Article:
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Walls of the World: The rising tide of East vs. West, Church vs. State in Poland (5)

A right-wing group participates in events surrounding the 100th anniversary of Poland's foundation, on November 11, 2018, in Warsaw, Poland. (Mainichi/Koji Miki)

WARSAW, Poland -- Poland's nationalist ruling party Law and Justice (Prawo i Sprawiedliwosc; PiS) passed a law in the lower house of the national parliament in January 2018 that anyone who criticized Poland or its citizens publicly for being complicit with the Holocaust carried out by Nazi Germany would be sentenced to prison time or fined.

This law, however, immediately came under fire from Israel. This was because there were examples of some Poles, themselves, being involved in the mass genocide of Jews during World War II.

What followed was a situation that could not have been predicted. Anti-Semitic comments that had previously been unheard of in Poland began to leave the lips of PiS politicians and others related to the party in no short supply.

"(What Israel has done) makes it difficult for me to look at Jews with friendship and sympathy," "If there is now a wave of anti-Semitism, or a different perspective on the Jews, then one must say it is the fault of the Jews themselves ..." The onslaught of such statements was pointed out by Rafal Pankowski, the representative of citizens' group "Never Again," which monitors racial and ethnic discrimination.

During World War II, Poland was occupied by Nazi Germany and the Soviet Union, and concentration camps where the Holocaust occurred, such as Auschwitz, were built in the country. After the war ended, the communist government of Poland also cracked down on Jews, but after democratization, the government protected the rights of Polish Jews as an ethnic minority.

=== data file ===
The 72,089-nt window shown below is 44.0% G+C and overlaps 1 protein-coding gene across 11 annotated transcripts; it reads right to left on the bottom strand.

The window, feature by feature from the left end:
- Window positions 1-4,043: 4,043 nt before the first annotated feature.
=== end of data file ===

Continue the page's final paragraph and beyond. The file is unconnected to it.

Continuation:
In 2001, an American historian discovered that during the war, there was an incident when Poles in the northern town of Jedwabne placed a large number of Jews in a barn and set it on fire. The Polish government at the time recognized the incident, and issued an apology. It is precisely because of this background that Poland's recent "transformation" has struck those familiar with the matter as strange.

"Some people think or thought nationalism and anti-Semitism could be an effective tool for mobilizing support," Pankowski said. "(PiS) won the election, and maybe they thought OK, it worked once, it will work again with a different target -- with a different minority," ventured Pankowski. Xenophobic groups have been expressing their agreement with the anti-Semitic comments from members of PiS, and the internet is overflowing with comments agreeing with such sentiments and other discriminatory statements toward other races. While the motive is unknown, there have recently been incidents such as rocks thrown at synagogues.

PiS has officially declared that it is fighting against anti-Semitism. However, in February 2018, Jewish groups in Warsaw implied that PiS had done nothing to crack down on anti-Semitic activities in Poland, and issued a statement that not lifting a finger was the same as allowing the hatred directed at Jews. As the Holocaust law weathered heavy criticism from the United States, PiS, which is on good terms with the U.S. government, decided to drop prison time from the punishments listed in the legislation last June. Still, the law itself is still on the books.

The political sphere in Poland is currently divided into the two parties of the right-wing PiS and the moderate Civil Platform party (Platforma Obywatelska; PO), of which former Prime Minister and current President of the European Council Donald Tusk is a member.

With the support of the Catholic Church, PiS has slipped further to the political right, but will it continue to expand its "far-right" wing? The answer may come as the merits and demerits of the PiS administration are questioned this November, when Poland will hold general elections.

(Japanese original by Koji Miki, Vienna Bureau)

This is the final part in a series.

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